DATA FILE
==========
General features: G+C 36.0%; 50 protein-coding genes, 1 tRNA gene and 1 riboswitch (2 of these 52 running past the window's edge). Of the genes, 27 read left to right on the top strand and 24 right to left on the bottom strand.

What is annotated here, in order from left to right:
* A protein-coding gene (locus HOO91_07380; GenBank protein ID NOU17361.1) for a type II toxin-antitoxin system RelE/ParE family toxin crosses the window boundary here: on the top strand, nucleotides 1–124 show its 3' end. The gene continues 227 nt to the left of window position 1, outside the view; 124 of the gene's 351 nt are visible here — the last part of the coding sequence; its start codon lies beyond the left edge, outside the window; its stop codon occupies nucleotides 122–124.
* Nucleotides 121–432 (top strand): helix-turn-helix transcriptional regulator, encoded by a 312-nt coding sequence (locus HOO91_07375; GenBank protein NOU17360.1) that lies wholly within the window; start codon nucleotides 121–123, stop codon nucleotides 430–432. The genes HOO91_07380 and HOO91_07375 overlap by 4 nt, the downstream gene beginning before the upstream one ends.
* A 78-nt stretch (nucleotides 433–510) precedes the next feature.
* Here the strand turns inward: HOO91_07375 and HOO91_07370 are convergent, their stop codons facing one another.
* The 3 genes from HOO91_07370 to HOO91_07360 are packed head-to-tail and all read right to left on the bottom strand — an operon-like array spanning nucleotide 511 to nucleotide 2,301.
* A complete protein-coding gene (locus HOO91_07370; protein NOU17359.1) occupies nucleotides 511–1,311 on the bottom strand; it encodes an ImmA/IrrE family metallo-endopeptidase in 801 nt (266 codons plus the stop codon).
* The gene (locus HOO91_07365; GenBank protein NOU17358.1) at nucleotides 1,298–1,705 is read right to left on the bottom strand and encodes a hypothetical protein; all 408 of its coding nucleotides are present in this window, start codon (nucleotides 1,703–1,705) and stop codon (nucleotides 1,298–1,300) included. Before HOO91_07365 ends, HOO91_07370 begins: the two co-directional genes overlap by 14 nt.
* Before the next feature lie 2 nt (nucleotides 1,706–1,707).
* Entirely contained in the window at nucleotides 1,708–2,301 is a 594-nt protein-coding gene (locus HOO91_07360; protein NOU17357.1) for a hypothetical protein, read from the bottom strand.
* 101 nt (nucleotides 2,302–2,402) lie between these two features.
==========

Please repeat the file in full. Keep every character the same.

General features: G+C 36.0%; 50 protein-coding genes, 1 tRNA gene and 1 riboswitch (2 of these 52 running past the window's edge). Of the genes, 27 read left to right on the top strand and 24 right to left on the bottom strand.

What is annotated here, in order from left to right:
* A protein-coding gene (locus HOO91_07380; GenBank protein ID NOU17361.1) for a type II toxin-antitoxin system RelE/ParE family toxin crosses the window boundary here: on the top strand, nucleotides 1–124 show its 3' end. The gene continues 227 nt to the left of window position 1, outside the view; 124 of the gene's 351 nt are visible here — the last part of the coding sequence; its start codon lies beyond the left edge, outside the window; its stop codon occupies nucleotides 122–124.
* Nucleotides 121–432 (top strand): helix-turn-helix transcriptional regulator, encoded by a 312-nt coding sequence (locus HOO91_07375; GenBank protein NOU17360.1) that lies wholly within the window; start codon nucleotides 121–123, stop codon nucleotides 430–432. The genes HOO91_07380 and HOO91_07375 overlap by 4 nt, the downstream gene beginning before the upstream one ends.
* A 78-nt stretch (nucleotides 433–510) precedes the next feature.
* Here the strand turns inward: HOO91_07375 and HOO91_07370 are convergent, their stop codons facing one another.
* The 3 genes from HOO91_07370 to HOO91_07360 are packed head-to-tail and all read right to left on the bottom strand — an operon-like array spanning nucleotide 511 to nucleotide 2,301.
* A complete protein-coding gene (locus HOO91_07370; protein NOU17359.1) occupies nucleotides 511–1,311 on the bottom strand; it encodes an ImmA/IrrE family metallo-endopeptidase in 801 nt (266 codons plus the stop codon).
* The gene (locus HOO91_07365; GenBank protein NOU17358.1) at nucleotides 1,298–1,705 is read right to left on the bottom strand and encodes a hypothetical protein; all 408 of its coding nucleotides are present in this window, start codon (nucleotides 1,703–1,705) and stop codon (nucleotides 1,298–1,300) included. Before HOO91_07365 ends, HOO91_07370 begins: the two co-directional genes overlap by 14 nt.
* Before the next feature lie 2 nt (nucleotides 1,706–1,707).
* Entirely contained in the window at nucleotides 1,708–2,301 is a 594-nt protein-coding gene (locus HOO91_07360; protein NOU17357.1) for a hypothetical protein, read from the bottom strand.
* 101 nt (nucleotides 2,302–2,402) lie between these two features.